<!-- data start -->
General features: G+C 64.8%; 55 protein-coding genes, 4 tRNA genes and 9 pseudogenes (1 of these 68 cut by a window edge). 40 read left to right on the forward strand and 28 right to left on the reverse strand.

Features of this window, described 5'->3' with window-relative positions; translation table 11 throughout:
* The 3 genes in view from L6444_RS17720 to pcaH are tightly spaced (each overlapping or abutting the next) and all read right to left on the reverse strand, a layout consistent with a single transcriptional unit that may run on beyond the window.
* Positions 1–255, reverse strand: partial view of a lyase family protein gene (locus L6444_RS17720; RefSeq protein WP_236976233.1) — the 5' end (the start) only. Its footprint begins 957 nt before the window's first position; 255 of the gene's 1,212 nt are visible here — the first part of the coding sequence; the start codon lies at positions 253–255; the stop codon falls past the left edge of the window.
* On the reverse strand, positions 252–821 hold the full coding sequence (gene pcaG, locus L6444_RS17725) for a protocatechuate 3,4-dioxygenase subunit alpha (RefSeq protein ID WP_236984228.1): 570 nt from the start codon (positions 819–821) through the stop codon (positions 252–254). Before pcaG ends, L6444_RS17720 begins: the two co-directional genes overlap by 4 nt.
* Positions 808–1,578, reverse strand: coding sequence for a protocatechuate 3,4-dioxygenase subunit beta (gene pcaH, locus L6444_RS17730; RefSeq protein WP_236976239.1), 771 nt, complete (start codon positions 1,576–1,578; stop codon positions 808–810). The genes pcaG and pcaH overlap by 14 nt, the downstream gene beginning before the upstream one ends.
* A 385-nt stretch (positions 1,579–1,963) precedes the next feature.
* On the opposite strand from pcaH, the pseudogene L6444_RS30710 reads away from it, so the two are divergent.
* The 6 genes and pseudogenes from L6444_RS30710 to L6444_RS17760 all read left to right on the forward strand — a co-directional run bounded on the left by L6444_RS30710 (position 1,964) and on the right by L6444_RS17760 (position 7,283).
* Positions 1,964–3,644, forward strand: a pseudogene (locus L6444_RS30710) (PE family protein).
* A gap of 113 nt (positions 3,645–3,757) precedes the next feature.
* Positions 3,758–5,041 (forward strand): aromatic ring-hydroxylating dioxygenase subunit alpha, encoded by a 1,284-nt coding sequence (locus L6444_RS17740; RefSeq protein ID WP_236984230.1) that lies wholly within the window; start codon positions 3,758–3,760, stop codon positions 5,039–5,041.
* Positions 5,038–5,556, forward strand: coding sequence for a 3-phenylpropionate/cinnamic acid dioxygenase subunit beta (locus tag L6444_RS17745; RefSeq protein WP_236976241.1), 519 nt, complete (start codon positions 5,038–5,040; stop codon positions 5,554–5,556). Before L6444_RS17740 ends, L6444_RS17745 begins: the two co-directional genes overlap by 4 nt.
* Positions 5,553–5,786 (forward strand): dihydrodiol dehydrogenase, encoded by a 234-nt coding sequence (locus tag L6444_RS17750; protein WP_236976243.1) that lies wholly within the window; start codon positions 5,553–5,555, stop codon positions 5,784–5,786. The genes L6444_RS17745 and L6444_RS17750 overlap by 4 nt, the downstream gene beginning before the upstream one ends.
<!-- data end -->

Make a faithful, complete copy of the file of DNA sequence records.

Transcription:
General features: G+C 64.8%; 55 protein-coding genes, 4 tRNA genes and 9 pseudogenes (1 of these 68 cut by a window edge). 40 read left to right on the forward strand and 28 right to left on the reverse strand.

Features of this window, described 5'->3' with window-relative positions; translation table 11 throughout:
* The 3 genes in view from L6444_RS17720 to pcaH are tightly spaced (each overlapping or abutting the next) and all read right to left on the reverse strand, a layout consistent with a single transcriptional unit that may run on beyond the window.
* Positions 1–255, reverse strand: partial view of a lyase family protein gene (locus L6444_RS17720; RefSeq protein WP_236976233.1) — the 5' end (the start) only. Its footprint begins 957 nt before the window's first position; 255 of the gene's 1,212 nt are visible here — the first part of the coding sequence; the start codon lies at positions 253–255; the stop codon falls past the left edge of the window.
* On the reverse strand, positions 252–821 hold the full coding sequence (gene pcaG, locus L6444_RS17725) for a protocatechuate 3,4-dioxygenase subunit alpha (RefSeq protein ID WP_236984228.1): 570 nt from the start codon (positions 819–821) through the stop codon (positions 252–254). Before pcaG ends, L6444_RS17720 begins: the two co-directional genes overlap by 4 nt.
* Positions 808–1,578, reverse strand: coding sequence for a protocatechuate 3,4-dioxygenase subunit beta (gene pcaH, locus L6444_RS17730; RefSeq protein WP_236976239.1), 771 nt, complete (start codon positions 1,576–1,578; stop codon positions 808–810). The genes pcaG and pcaH overlap by 14 nt, the downstream gene beginning before the upstream one ends.
* A 385-nt stretch (positions 1,579–1,963) precedes the next feature.
* On the opposite strand from pcaH, the pseudogene L6444_RS30710 reads away from it, so the two are divergent.
* The 6 genes and pseudogenes from L6444_RS30710 to L6444_RS17760 all read left to right on the forward strand — a co-directional run bounded on the left by L6444_RS30710 (position 1,964) and on the right by L6444_RS17760 (position 7,283).
* Positions 1,964–3,644, forward strand: a pseudogene (locus L6444_RS30710) (PE family protein).
* A gap of 113 nt (positions 3,645–3,757) precedes the next feature.
* Positions 3,758–5,041 (forward strand): aromatic ring-hydroxylating dioxygenase subunit alpha, encoded by a 1,284-nt coding sequence (locus L6444_RS17740; RefSeq protein ID WP_236984230.1) that lies wholly within the window; start codon positions 3,758–3,760, stop codon positions 5,039–5,041.
* Positions 5,038–5,556, forward strand: coding sequence for a 3-phenylpropionate/cinnamic acid dioxygenase subunit beta (locus tag L6444_RS17745; RefSeq protein WP_236976241.1), 519 nt, complete (start codon positions 5,038–5,040; stop codon positions 5,554–5,556). Before L6444_RS17740 ends, L6444_RS17745 begins: the two co-directional genes overlap by 4 nt.
* Positions 5,553–5,786 (forward strand): dihydrodiol dehydrogenase, encoded by a 234-nt coding sequence (locus tag L6444_RS17750; protein WP_236976243.1) that lies wholly within the window; start codon positions 5,553–5,555, stop codon positions 5,784–5,786. The genes L6444_RS17745 and L6444_RS17750 overlap by 4 nt, the downstream gene beginning before the upstream one ends.